Harmonizing the classification of age-related macular degeneration in the three-continent AMD consortium.

Kleins Lab // Publications // Feb 01 2014

PubMed ID: 24467558

Author(s): Klein R, Meuer SM, Myers CE, Buitendijk GH, Rochtchina E, Choudhury F, de Jong PT, McKean-Cowdin R, Iyengar SK, Gao X, Lee KE, Vingerling JR, Mitchell P, Klaver CC, Wang JJ, Klein BE. Harmonizing the classification of age-related macular degeneration in the three-continent AMD consortium. Ophthalmic Epidemiol. 2014 Feb;21(1):14-23. doi: 10.3109/09286586.2013.867512. Erratum in: Ophthalmic Epidemiol. 2014 Jun;21(3):204-5. PMID 24467558

Journal: Ophthalmic Epidemiology, Volume 21, Issue 1, Feb 2014

PURPOSE To describe methods to harmonize the classification of age-related macular degeneration (AMD) phenotypes across four population-based cohort studies: the Beaver Dam Eye Study (BDES), the Blue Mountains Eye Study (BMES), the Los Angeles Latino Eye Study (LALES), and the Rotterdam Study (RS).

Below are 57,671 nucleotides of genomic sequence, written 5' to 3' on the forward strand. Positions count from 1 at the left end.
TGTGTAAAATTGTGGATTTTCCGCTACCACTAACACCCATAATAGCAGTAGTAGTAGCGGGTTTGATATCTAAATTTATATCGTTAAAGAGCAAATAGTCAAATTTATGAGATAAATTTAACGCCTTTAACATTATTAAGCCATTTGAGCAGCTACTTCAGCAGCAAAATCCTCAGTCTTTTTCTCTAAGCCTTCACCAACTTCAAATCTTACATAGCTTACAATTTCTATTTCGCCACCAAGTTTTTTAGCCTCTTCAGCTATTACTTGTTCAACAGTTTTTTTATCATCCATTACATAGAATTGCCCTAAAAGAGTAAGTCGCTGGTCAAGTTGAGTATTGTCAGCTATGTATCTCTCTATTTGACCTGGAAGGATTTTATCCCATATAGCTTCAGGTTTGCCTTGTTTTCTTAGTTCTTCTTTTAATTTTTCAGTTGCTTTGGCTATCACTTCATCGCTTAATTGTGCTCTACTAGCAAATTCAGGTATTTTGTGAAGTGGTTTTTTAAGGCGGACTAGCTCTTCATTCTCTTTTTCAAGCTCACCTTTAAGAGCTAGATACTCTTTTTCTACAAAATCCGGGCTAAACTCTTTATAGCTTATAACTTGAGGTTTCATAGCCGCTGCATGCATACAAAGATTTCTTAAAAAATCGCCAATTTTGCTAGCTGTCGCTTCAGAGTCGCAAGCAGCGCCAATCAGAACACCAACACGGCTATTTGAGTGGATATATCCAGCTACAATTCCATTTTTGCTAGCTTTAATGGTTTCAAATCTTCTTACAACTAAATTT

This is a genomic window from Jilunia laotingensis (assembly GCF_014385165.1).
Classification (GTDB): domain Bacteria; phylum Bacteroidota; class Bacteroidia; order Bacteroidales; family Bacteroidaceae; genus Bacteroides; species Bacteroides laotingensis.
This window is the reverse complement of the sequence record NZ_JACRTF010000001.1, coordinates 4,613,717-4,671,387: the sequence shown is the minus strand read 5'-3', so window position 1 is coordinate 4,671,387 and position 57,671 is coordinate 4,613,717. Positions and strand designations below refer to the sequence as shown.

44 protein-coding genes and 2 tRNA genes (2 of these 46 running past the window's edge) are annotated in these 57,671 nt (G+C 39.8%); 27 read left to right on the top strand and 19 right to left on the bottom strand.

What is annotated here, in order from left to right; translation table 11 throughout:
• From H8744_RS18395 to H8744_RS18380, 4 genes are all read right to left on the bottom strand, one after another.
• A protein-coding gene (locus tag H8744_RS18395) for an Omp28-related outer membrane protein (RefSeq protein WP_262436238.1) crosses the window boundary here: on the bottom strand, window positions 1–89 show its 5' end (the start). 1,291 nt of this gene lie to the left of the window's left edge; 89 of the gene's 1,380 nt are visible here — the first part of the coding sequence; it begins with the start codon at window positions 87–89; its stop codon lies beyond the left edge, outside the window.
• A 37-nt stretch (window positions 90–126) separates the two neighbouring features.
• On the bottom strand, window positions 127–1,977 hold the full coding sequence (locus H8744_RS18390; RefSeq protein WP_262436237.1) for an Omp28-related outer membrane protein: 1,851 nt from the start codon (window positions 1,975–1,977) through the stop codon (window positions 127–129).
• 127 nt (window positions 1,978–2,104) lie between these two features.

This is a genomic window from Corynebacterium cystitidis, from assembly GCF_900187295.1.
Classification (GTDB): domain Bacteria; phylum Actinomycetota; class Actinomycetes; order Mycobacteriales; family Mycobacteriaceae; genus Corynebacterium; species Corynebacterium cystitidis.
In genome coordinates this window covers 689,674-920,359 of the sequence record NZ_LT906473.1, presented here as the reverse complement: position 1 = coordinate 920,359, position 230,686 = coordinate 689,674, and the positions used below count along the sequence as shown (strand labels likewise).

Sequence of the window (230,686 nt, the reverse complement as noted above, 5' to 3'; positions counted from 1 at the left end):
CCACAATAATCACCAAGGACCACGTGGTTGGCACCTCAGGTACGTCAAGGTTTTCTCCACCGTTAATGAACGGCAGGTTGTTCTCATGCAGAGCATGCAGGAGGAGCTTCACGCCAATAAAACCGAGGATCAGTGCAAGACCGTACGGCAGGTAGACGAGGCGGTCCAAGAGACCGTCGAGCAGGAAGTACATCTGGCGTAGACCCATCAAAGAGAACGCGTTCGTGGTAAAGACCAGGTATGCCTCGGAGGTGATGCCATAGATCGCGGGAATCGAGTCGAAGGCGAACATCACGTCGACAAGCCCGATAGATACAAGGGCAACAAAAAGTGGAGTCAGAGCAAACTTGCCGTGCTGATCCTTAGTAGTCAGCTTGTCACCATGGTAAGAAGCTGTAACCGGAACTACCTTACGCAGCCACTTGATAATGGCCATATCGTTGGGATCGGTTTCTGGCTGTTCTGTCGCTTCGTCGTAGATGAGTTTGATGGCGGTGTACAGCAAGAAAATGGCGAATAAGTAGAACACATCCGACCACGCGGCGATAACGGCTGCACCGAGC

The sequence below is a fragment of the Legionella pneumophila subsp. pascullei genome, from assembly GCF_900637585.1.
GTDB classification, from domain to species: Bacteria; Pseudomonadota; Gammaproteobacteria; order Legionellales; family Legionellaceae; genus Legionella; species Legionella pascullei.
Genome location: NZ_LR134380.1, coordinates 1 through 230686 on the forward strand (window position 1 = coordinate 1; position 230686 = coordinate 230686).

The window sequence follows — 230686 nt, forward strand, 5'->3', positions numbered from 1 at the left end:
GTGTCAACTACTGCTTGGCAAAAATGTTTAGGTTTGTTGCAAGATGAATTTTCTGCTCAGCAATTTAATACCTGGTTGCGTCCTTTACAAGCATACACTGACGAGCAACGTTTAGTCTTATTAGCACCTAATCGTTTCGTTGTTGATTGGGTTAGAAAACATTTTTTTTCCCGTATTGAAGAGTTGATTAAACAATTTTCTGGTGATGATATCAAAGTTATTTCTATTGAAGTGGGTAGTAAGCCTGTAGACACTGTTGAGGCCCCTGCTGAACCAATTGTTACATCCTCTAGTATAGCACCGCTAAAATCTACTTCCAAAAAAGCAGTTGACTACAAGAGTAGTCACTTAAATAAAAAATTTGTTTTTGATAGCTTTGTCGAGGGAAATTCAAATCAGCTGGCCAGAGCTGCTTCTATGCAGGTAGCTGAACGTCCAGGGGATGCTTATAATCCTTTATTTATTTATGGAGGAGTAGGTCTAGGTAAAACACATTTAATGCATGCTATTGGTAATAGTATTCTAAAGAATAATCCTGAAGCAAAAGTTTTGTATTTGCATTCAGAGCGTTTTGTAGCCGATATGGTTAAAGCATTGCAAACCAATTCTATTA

METHODS AMD grading protocols, definitions of categories, and grading forms from each study were compared to determine whether there were systematic differences in AMD severity definitions and lesion categorization among the three grading centers. Each center graded the same set of 60 images using their respective systems to determine presence and severity of AMD lesions. A common 5-step AMD severity scale and definitions of lesion measurement cutpoints and early and late AMD were developed from this exercise.

RESULTS Applying this severity scale changed the age-sex adjusted prevalence of early AMD from 18.7% to 20.3% in BDES, from 4.7% to 14.4% in BMES, from 14.1% to 15.8% in LALES, and from 7.5% to 17.1% in RS. Age-sex adjusted prevalences of late AMD remained unchanged. Comparison of each center’s grades of the 60 images converted to the consortium scale showed that exact agreement of AMD severity among centers varied from 61.0-81.4%, and one-step agreement varied from 84.7-98.3%.

CONCLUSION Harmonization of AMD classification reduced categorical differences in phenotypic definitions across the studies, resulted in a new 5-step AMD severity scale, and enhanced similarity of AMD prevalence among the four cohorts. Despite harmonization it may still be difficult to remove systematic differences in grading, if present.